On 7 April, a probe will set out for Mars that could be pivotal in the search for water--and life--on the red planet. The 2001 Mars Odyssey orbiter will also be attempting to erase memories of the failure of the last two NASA missions to that destination.
The Odyssey's mission is to map the planet's geology, paying particular attention to the role of water, both past and present. Recent results from the Mars Global Surveyor (MGS), in orbit since 1997, have brought interest in water there to fever pitch. Last June, pictures from the MGS indicated that brief flows of liquid water could have been present on the planet as recently as any time between yesterday and two million years ago. In December, the discovery of layered deposits of rock at multiple locations on the planet suggested sedimentation left by ancient lakes.
An artist's impression of the Odyssey spacecraft in orbit around Mars includes the long boom of the gamma ray spectrometer and the thermal blanketing covering even the high-gain radio antenna dish.
Mars is very dry, much drier than the most arid desert on Earth. But a consensus exists among planetary scientists that liquid once flowed on its surface. Dried-up river channels and flood plains are clearly visible in the photographs from the Viking missions of the 1970s. Could these river channels and flood plains have been carved by a mixture of dry ice and rocky debris? If they were formed by water instead, how long was the water present? Were infrequent flash floods provoked by volcanic eruption or meteor impact or did seas and lakes once cover the planet? Different theories exist to explain how Mars is what it is today, with very different implications for the two questions that are at the heart of the search for water there: did life arise on Mars and is it still there now?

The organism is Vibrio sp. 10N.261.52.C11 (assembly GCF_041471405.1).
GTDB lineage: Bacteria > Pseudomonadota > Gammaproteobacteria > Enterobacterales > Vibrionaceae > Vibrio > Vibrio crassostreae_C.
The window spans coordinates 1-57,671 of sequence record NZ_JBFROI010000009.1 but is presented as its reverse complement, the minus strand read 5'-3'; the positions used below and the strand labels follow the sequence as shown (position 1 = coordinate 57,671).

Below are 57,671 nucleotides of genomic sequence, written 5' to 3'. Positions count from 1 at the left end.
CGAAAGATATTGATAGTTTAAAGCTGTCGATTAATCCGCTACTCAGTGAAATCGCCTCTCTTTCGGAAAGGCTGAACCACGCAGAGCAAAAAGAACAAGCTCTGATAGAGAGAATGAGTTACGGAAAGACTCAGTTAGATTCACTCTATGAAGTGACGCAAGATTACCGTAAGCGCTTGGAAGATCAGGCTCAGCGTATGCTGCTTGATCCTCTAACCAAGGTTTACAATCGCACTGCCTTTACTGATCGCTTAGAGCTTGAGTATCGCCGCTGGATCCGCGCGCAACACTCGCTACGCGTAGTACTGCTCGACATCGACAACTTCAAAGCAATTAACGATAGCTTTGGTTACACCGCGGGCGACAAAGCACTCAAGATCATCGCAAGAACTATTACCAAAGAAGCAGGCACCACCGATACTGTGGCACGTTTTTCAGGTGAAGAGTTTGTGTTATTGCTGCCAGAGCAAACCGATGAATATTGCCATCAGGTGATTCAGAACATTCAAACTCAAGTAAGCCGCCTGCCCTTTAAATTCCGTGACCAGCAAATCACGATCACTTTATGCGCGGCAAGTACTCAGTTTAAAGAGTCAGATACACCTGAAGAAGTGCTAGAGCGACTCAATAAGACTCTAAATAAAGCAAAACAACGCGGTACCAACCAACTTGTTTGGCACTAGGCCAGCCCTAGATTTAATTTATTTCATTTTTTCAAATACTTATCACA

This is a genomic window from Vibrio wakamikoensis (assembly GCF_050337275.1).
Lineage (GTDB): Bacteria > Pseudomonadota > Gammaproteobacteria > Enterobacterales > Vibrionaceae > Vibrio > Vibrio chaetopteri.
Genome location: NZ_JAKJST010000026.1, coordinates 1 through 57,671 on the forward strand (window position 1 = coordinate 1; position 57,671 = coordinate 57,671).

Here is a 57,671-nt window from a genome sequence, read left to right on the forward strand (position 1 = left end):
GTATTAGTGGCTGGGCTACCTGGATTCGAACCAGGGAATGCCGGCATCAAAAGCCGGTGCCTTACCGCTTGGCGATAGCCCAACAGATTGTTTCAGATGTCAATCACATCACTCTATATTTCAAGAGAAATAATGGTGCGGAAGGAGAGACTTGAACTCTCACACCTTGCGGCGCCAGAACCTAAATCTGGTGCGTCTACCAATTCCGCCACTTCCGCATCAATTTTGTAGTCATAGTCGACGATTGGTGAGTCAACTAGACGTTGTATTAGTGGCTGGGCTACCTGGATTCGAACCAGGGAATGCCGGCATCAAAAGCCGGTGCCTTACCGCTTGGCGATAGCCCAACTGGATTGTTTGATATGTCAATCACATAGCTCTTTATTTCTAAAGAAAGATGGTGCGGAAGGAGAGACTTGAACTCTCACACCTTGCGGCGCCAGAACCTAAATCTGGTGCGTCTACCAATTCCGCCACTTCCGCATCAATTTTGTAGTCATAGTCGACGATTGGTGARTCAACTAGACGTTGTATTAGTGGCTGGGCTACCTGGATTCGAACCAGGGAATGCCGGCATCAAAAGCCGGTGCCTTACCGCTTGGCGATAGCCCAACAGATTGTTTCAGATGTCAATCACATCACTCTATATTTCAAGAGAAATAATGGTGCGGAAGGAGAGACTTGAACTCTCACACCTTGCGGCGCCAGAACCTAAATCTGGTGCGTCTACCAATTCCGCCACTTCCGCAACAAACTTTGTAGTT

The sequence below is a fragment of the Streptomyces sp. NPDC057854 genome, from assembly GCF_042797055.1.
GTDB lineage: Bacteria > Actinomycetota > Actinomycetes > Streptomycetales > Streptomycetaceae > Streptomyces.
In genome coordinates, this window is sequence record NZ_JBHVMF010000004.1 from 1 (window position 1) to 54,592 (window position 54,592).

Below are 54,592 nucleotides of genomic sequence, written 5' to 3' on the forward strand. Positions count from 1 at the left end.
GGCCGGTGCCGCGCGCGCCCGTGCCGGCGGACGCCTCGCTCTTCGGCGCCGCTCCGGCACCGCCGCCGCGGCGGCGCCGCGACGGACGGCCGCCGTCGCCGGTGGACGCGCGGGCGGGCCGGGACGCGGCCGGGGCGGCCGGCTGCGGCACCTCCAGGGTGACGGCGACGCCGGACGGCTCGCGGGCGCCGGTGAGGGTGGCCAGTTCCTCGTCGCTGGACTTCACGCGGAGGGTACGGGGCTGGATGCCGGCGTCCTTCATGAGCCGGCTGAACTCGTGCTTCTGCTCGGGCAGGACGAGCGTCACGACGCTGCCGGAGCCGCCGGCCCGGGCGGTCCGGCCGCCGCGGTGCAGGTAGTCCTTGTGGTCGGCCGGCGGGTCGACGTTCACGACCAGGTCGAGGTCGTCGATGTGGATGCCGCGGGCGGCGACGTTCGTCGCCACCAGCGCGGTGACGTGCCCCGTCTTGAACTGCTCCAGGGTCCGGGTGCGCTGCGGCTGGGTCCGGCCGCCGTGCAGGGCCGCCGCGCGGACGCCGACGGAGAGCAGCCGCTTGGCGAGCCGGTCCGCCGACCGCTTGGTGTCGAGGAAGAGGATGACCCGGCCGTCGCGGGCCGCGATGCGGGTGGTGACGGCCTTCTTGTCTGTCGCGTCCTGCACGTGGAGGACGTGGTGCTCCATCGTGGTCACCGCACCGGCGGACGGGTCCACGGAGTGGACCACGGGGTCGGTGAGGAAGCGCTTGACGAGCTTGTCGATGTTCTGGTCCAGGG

To find some answers, the Odyssey will carry an infrared and a gamma ray spectrometer, plus a radiation detector. And to prevent a repeat of earlier losses, its design has been revised.
The hunt is on
One of three experiments on board, the THermal EMission Imaging System (Themis), should provide a wealth of information about the history of Martian water from its examination of the planet's present-day mineralogy.
"The beauty of mineralogy, versus looking at an image, is that in an image I can see a gully," explained the instrument's principal investigator, Philip Christensen of Arizona State University, Tempe. "But I don't know from looking at the image if that gully was carved in a very brief flash flood of water that ran for a week and evaporated or froze [or if it was carved out by a relatively long-lived river]."
Mineral deposits take thousands of years to form and finding minerals associated with water would indicate the presence of standing water for significant periods of time, said Stephen Saunders, the mission scientist at NASA's Jet Propulsion Laboratory (JPL), in Pasadena, Calif. Such water on Mars "must have contained a lot of dissolved mineral matter, just as water on Earth does. When it evaporated, it would have left that matter behind as salts. On Earth that process creates a whole variety of salts and we should be able to see that with Themis."
Themis is a successor to the Thermal Emission Spectrometer (TES) currently on board the Mars Global Surveyor. Both are infrared spectrometers (except that, unlike TES, Themis can also image in the visible wavelengths). Although a cold planet, Mars still emits infrared radiation. A lot of it fits an idealized black body curve for any radiating body at a given temperature. Researchers will use this curve to determine Martian temperatures from Themis data; but of greater interest is where the infrared spectrum deviates from the black body curve.